Monday, December 7, 2009

Thoughts on the End of the First Decade of 2000


"'Forced labor in Latin America is closely linked to patterns of inequality and discrimination, especially against indigenous peoples.'

About 80 percent of forced laborers work for private companies. The remaining 20 percent work for state enterprises such as are found in China, North Korea and Myanmar, she said.

'Many of them make the goods and products that we buy,' Ewart-James said."

Exploitation maintains our way of life. Lowest cost, highest profit. I'll think about this for a few seconds and then settle the thought of fighting for human rights with apathetic reluctance. And I wouldn't necessarily be wrong to do so either. What can be done anyway? Revolution? Who knows what that is anymore? There are no more free lands to exercise new free thoughts. There is no room for revolution. So what now?

For now, the capitalist economy will continue to exploit and abandon the oppressed and mask it as a complication of expenditures. It'll continue to pick and choose the laws it will showcase and the laws it will enforce. It'll continue to disillusion us into believing we have freedom when everyone knows that our popular votes are babysat by an electoral college making sure we make the right decision for those wallets of a few. It'll continue to deceive us into thinking we are still trying to do the right thing. It'll continue to lull us into a trance and we'll forget what it was we wanted.

I'll argue for human rights, but it's as far as I'll go. I'm not fighting. I'm not moving anywhere and giving up the luxuries of my friends and family. The relationships that give my life meaning and are too important for me. So leave me out of it. I wouldn't be necessarily wrong to do so. It's hard to believe it's true.


All this talk recently about the end of the decade has me wondering a lot about this generation. Huge amounts of technology dependence this decade. Natural tragedies. War. Economic breakdown. Global warming on the rise. TIME magazine refers to it as "The Decade from Hell". Not a surprise considering that out of this decade came the "emo", or "emotional", boom.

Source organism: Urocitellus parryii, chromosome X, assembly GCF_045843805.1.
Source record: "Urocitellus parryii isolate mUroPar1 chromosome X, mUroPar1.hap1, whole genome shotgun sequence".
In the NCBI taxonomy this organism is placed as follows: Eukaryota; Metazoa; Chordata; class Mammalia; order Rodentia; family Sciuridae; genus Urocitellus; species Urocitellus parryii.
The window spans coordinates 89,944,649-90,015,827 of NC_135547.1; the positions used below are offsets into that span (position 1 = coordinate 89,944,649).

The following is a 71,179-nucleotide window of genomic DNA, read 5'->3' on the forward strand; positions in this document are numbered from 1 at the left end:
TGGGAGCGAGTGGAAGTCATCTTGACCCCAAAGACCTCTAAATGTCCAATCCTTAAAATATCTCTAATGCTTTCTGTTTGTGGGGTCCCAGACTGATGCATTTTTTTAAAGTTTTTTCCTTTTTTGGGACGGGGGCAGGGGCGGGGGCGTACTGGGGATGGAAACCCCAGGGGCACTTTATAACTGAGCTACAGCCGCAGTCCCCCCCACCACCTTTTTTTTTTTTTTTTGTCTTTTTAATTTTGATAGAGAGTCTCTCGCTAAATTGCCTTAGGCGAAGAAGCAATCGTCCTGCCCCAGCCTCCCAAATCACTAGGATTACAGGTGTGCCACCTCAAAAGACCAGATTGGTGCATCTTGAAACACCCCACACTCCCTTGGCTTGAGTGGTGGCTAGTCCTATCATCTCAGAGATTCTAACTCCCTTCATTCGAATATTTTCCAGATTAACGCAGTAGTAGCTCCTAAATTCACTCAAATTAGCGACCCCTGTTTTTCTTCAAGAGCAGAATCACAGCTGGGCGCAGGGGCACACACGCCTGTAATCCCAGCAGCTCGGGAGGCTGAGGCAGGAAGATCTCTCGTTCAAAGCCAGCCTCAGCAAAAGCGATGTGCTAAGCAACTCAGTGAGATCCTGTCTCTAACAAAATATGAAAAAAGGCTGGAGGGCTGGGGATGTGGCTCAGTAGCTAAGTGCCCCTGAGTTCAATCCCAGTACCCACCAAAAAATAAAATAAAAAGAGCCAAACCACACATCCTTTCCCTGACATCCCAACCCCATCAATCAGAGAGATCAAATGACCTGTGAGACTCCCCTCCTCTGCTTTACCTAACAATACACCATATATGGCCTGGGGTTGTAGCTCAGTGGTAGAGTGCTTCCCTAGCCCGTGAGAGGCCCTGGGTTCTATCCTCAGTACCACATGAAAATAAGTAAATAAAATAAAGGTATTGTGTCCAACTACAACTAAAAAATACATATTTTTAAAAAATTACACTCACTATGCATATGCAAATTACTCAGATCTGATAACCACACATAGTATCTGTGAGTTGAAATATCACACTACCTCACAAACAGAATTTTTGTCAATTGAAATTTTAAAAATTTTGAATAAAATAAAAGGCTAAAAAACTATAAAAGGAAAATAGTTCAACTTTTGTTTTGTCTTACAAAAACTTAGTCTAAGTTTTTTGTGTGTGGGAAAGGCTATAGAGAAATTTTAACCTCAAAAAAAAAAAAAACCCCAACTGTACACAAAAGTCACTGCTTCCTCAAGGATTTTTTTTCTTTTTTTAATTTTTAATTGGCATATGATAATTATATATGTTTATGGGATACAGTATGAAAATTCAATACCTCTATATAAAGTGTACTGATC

Every decade is followed by a stereotype of the attitude of that certain decade which completely decontextualizes the events of that decade. The over romanticized hippie of the 60s is the first example that comes to mind. I'm going to have a really hard time accepting "emo" as the stereotype of the 00s. Very hard to live with the fear of future generations haunting me with deep seated anger and suicide threats. And today we see the beginning of the "hipster" boom. I see where it's coming from. Still some rebellion, but trying to take an active part in a world that maybe doesn't seem so doomed anymore. The overtaking pop culture is starting to participate in the world again, but still maintaining a social distance. Still feeling the burn of the 00s I suppose. Don't know where that'll go.

But I'm personally still feeling a lot of that modern guilt of the 00s. Everything going wrong and knowing that your way of life is the reason for the problems in the world. Beck describes this feeling as "Don't know what I've done but I feel ashamed". We've created a dependence on exploiting "third world" people. The events we perceive as opportunities, the social expectations for relationships and behavior, the values that we view as the dominant and correct values for the world are some of the main reasons for the deterioration of the 00s on all fronts. And we don't know how to acknowledge it, accept it, or change it.

We are too proud and for that we have become stagnant. We have been refusing to socially progress being too satisfied with our egos with our "invention" of democracy and capitalism. In essence, we believe we've invented opportunity. We have been disillusioned, possibly due to years of government manipulation, into thinking that there is nothing better than "the land of the free and the home of the brave", but ask the common person on the street he or she will tell you that they are unhappy with this system. We ask for change and offer no solutions. I'm not suggesting political overthrow. But I think it's possible that we could regain our dignity as a society. Cause how does change happen in today's world? And what's revolution, anyway? I think I'll just get back to work.

1 comment:

MJ said...

I want to comment on this, but there's just so much! Interesting on the whole though!